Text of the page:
GENRES: Contemporary, fiction, mystery, romance

MY RATING: ⭐️⭐️⭐️⭐️.25

A super twisty and inventive novel with plenty of morally grey characters and secret societies. Plus, it raises some great points about vigilante justice. And there’s nothing better than getting back at misogynists and rapists, right?

The Sound of Stars, Alechia Dow

Amazon.com: The Sound of Stars (9781335911551): Dow, Alechia: Books

GENRES: Sci-fi, dystopian, LGBTQ+, romance

MY RATING: ⭐️⭐️⭐️⭐️.75, rounded up to ⭐️⭐️⭐️⭐️⭐️

Every time I look back at this book, I think something along the lines of “man, I’m so glad I bought this.” Secret libraries, alien invasion, quality music references, cross-country road trips, and more than a little bit of resistance. Very nearly flawless!

Music from Another World, Robin Talley

Amazon.com: Music from Another World (9781335146779): Talley, Robin: Books

GENRES: Historical fiction, romance, LGBTQ+

MY RATING: ⭐️⭐️⭐️⭐️

A beautiful romance set against the backdrop of protest and resisting homophobia in 1977 San Francisco. There’s lovely representation for both lesbian and bisexual characters, and it’s such a tender and resonant read!

TELL ME WHAT YOU THINK! Have you read any of these novels, and if so, did you like them? What are your favorite feminist YA reads?

Women's History Month

And while I’m at it, might I direct you all to the Women’s History Book Tag? It was created by Margaret @ Weird Zeal, and I had such a blast doing it last March, and I figured I should direct it to your attention. 🙂

Today’s song:

The way this song reminds me of the very beginning of quarantine now –

That’s it for this post! Have a wonderful rest of your day, and take care of yourselves!

Posted in Books

YA Reads for Black History Month

Happy Friday, bibliophiles!

Phew, I’m so glad to be on a long weekend…we have the day off school today and next Monday, so I think I’ll have some much needed time to wind down…

As some of you may know, here in the U.S., the month of February is Black History Month! So for the occasion, I decided that it would be a good idea to make a post full of my favorite YA reads from #OwnVoices Black authors. Now more than ever it is critical to share stories from marginalized voices, and in the current climate that much of the world is in, uplifting POC voices should be at the forefront of creative endeavors.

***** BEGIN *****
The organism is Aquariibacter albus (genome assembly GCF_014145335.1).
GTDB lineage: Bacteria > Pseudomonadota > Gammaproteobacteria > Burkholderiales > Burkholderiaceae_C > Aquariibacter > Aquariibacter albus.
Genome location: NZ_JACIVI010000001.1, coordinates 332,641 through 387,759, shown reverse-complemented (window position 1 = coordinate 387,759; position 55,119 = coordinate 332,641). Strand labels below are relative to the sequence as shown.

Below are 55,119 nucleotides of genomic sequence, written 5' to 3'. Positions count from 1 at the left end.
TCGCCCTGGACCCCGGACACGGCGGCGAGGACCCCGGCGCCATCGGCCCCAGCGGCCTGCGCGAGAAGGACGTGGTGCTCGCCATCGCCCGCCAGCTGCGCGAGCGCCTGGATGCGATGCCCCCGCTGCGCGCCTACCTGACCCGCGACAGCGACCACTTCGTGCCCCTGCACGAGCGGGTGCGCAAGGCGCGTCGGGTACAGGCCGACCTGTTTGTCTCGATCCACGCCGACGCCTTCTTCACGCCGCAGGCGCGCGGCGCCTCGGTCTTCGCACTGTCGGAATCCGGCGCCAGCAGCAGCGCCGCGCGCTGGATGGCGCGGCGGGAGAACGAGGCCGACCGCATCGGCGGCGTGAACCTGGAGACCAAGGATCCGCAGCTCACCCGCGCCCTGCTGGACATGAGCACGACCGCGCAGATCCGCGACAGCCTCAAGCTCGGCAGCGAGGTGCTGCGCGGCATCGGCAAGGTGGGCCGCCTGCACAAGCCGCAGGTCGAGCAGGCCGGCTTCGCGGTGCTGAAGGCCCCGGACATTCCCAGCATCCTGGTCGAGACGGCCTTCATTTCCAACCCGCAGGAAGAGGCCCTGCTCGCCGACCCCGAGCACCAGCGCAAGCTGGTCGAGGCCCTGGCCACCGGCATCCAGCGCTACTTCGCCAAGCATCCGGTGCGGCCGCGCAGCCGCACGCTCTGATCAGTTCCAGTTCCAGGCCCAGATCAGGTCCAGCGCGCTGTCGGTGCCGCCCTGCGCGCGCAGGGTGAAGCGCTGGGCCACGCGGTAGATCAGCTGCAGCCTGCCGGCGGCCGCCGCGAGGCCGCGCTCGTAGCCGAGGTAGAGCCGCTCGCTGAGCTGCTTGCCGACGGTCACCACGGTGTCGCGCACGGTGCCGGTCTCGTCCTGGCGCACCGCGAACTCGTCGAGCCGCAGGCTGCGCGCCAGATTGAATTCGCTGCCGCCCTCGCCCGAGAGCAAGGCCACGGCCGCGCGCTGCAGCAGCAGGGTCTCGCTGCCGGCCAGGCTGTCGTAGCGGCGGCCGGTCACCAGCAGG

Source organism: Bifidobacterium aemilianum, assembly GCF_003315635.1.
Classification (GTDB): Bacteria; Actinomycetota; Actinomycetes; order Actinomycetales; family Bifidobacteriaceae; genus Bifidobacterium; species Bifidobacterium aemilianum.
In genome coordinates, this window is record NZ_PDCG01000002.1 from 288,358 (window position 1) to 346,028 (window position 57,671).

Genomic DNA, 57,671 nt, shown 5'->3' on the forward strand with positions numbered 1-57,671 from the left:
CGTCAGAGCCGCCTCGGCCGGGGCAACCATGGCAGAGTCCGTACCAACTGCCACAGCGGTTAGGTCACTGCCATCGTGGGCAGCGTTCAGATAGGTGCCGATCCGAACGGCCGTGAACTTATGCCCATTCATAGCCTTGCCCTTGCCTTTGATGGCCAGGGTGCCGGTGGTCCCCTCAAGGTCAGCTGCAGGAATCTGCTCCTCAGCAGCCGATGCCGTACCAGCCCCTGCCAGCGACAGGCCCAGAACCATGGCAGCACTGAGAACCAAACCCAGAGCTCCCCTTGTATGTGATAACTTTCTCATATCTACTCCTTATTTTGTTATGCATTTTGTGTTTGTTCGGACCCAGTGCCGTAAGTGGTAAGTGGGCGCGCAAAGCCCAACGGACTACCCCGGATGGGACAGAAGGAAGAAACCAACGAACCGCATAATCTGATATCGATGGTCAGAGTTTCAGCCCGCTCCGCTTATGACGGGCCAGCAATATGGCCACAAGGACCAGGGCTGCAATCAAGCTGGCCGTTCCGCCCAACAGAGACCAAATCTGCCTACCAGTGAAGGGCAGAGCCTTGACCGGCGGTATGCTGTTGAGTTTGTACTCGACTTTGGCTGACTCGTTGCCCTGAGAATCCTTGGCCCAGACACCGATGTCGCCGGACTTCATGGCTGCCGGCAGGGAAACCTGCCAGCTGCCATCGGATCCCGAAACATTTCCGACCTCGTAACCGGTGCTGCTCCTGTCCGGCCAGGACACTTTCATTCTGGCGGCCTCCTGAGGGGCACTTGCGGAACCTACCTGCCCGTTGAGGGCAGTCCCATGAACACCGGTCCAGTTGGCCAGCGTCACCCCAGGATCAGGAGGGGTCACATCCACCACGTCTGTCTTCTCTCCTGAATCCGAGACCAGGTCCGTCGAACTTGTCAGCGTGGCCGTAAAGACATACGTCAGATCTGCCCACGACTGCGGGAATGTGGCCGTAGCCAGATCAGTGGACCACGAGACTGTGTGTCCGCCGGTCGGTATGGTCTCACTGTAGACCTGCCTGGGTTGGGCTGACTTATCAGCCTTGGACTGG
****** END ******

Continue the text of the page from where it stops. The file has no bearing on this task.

Image result for black history month gif

I’ve made a list of YA reads of all genres for this post, all of them 4-5 star reads for me. So let’s begin, shall we?

THE BOOKISH MUTANT’S YA READS FOR BLACK HISTORY MONTH

The Sound of Stars – Alechia Dow

Image result for the sound of stars book

GENRES: Sci-fi, dystopia, LGBTQ+, romance

MY RATING: ⭐️⭐️⭐️⭐️.75, rounded up to ⭐️⭐️⭐️⭐️⭐️

The Sound of Stars was one of my favorite reads of 2020! A diverse cast, a tender romance, and no shortage of music and book references. Other than the ending, it’s pretty much everything I could want in a book.

The Revolution of Birdie Randolph – Brandy Colbert

Image result for the revolution of birdie randolph

GENRES: Contemporary, romance, LGBTQ+

MY RATING: ⭐️⭐️⭐️⭐️

The Revolution of Birdie Randolph is one of those special novels that simultaneously touches on a myriad of important issues, but still retains a lighter, slice-of-life mood. Romantic, sweet, and so inclusive!

Tiffany Sly Lives Here Now – Dana L. Davis

Image result for tiffany sly lives here now

GENRES: Contemporary, fiction

MY RATING: ⭐️⭐️⭐️⭐️

It’s been a few years since I’ve read this one, but Tiffany Sly Lives Here Now has stuck with me ever since. A resonant story about family, mental health and grief.

A Song Below Water – Bethany C. Morrow

Image result for a song below water cover

GENRES: Magical realism, contemporary, fantasy

MY RATING: ⭐️⭐️⭐️.75, rounded up to ⭐️⭐️⭐️⭐️